Congress adds to sad history of union organizing ... Ernest Istook, Chairman of the National Advisory Board for Save Our Secret Ballot, described at the Conservative Bloggers’ Briefing yesterday a grassroots, state-level strategy to nullify the effects of the Employee Free Choice Act should it be passed by Congress. SOSBallot.org, a 501 c(4) organization, is currently pushing for constitutional amendments to be placed on the ballots of Arizona, Arkansas, Montana, Nevada and Utah. “Save Our Secret Ballot exists to give the citizens in the various states the opportunity to creat state level protections for secret ballots that would include union representation elections,” Istook said. Istook, who is also a former Congressman from Oklahoma and a Distinguished Fellow at the Heritage Foundation, is determined to stop the EFCA, which he says will enable unions to strong-arm otherwise unwilling workers into endorsing the formation of a union by eliminating the privacy of their vote. Instead, a far more public system of simply signing an authorization form will replace the secret ballot. “Intimidation and attempts to intimidate people is very real,” Istook said. “Certainly, one of the areas where it has a sad history is union organizing tactics.” (blog.heritage.org)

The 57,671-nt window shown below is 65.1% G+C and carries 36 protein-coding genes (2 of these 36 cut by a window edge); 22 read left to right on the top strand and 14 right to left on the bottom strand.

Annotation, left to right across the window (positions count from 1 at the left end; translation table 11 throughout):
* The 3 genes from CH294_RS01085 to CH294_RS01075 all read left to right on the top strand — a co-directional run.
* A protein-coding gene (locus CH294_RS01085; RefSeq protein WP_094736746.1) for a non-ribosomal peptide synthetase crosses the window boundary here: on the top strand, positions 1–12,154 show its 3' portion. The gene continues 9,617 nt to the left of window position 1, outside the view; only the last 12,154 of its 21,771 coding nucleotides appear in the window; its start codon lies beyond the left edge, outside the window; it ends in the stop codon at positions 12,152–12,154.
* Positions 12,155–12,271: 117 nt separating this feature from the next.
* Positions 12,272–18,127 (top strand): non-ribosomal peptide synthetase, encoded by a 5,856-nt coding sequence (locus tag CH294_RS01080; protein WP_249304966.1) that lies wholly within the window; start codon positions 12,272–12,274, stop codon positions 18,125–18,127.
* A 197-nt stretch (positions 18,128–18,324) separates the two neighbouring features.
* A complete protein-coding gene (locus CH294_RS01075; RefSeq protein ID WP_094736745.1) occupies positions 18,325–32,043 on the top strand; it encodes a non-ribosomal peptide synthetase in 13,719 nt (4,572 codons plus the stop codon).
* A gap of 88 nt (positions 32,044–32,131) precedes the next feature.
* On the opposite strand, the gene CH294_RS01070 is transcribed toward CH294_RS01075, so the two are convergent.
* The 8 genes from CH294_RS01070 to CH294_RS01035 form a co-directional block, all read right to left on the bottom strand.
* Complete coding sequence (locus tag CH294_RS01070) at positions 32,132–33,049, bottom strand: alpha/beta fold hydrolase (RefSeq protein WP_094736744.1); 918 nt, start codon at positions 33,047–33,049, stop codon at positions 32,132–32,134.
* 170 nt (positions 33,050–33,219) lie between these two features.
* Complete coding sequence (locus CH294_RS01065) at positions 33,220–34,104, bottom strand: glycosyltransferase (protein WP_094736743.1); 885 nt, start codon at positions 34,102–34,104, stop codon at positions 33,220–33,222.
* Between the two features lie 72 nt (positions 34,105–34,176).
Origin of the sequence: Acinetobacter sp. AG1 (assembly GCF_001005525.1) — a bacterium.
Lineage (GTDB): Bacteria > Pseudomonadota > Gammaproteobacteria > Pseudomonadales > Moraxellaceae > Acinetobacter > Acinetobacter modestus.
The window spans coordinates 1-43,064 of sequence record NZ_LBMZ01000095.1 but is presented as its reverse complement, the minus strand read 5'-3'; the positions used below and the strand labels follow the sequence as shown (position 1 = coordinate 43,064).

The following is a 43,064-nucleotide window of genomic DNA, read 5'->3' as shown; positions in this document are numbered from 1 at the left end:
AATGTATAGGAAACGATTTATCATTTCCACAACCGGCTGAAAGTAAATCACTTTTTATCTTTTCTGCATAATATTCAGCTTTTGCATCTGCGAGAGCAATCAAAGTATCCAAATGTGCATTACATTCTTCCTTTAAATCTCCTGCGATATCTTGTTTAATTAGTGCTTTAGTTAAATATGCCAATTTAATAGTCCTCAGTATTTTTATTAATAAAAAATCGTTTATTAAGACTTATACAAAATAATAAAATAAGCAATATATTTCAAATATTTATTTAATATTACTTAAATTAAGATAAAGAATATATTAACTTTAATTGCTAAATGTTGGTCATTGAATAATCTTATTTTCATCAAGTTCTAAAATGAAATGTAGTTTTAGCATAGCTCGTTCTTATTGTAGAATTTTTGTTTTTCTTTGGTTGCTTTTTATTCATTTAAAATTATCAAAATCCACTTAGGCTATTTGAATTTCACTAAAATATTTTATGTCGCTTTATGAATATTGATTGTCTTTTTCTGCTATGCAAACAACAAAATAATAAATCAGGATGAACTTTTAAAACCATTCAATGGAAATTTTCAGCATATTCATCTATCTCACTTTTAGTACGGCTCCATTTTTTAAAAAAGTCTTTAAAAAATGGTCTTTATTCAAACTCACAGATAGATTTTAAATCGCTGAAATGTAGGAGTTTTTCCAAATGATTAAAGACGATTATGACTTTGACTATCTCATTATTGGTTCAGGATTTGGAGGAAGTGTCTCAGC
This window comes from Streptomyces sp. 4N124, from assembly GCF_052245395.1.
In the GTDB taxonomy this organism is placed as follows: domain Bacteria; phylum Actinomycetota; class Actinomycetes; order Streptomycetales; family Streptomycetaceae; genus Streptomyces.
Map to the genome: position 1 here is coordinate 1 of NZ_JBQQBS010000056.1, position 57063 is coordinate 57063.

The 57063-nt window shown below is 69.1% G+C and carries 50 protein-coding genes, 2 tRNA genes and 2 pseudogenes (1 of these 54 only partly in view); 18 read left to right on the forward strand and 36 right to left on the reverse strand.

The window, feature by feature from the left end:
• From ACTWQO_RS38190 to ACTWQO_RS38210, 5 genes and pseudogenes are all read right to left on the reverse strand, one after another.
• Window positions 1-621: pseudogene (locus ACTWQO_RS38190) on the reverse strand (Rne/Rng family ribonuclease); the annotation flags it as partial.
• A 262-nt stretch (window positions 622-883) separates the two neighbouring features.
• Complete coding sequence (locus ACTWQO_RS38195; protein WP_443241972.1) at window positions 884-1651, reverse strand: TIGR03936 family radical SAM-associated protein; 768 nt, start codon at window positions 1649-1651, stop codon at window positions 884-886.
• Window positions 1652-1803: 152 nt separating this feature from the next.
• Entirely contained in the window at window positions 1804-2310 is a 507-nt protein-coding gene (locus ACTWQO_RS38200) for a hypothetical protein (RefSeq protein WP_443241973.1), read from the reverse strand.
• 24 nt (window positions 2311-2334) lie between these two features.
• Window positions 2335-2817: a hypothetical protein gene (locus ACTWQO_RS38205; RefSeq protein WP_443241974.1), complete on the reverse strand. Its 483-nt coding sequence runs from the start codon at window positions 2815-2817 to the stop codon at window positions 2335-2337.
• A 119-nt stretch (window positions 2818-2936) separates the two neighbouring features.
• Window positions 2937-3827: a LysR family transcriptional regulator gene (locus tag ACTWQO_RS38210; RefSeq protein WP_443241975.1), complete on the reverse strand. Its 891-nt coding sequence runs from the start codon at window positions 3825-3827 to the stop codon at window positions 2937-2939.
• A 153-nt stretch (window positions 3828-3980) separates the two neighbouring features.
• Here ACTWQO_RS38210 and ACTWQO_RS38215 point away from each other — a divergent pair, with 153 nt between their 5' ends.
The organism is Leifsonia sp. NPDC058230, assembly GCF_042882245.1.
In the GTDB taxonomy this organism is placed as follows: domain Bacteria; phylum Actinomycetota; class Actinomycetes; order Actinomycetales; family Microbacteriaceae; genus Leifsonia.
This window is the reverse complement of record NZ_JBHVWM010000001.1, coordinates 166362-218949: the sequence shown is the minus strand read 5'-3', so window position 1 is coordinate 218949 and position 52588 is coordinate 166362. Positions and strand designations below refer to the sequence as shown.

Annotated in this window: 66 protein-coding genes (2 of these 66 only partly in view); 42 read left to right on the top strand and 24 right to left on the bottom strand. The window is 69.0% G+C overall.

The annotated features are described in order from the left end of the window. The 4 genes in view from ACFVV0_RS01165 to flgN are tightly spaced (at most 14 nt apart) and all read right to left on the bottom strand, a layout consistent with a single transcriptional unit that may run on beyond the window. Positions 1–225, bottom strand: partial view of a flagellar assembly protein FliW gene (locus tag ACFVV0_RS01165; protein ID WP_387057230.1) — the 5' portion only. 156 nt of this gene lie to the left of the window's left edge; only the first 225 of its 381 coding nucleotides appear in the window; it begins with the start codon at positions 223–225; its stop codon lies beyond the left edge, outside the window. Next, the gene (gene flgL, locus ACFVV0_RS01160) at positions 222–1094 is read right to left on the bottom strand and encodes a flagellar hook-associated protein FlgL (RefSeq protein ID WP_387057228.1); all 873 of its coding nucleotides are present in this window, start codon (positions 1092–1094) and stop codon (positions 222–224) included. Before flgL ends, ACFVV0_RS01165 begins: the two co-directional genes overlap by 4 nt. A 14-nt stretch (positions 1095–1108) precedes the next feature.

Forced-unionism: As Un-American as it gets ... Big Labor came through for the Democrats last November big time. They put their man in the White House, helped expand the Democrats’ majorities in Congress. Now it’s payback time. The biggest problem facing organized labor in this country today is that so many people have wised up to their scam and no longer are joining unions voluntarily. Indeed, the only membership growth area for organized labor is among government workers, not in the private sector. Go figure. For years now, harassed and brow-beaten workers have been publicly nodding their heads in agreement just to get union organizers to leave them alone, but then in the privacy of their secret ballots they’ve been voting, “Thanks, but no thanks.” That’s why union membership today is at its lowest level in half a century. Unable to win traditional elections fair and square, Big Labor has a new idea: Just get rid of secret elections altogether. Which is exactly what the ridiculously misnamed “Employee Free Choice Act” (EFCA) would do. (gopusa.com)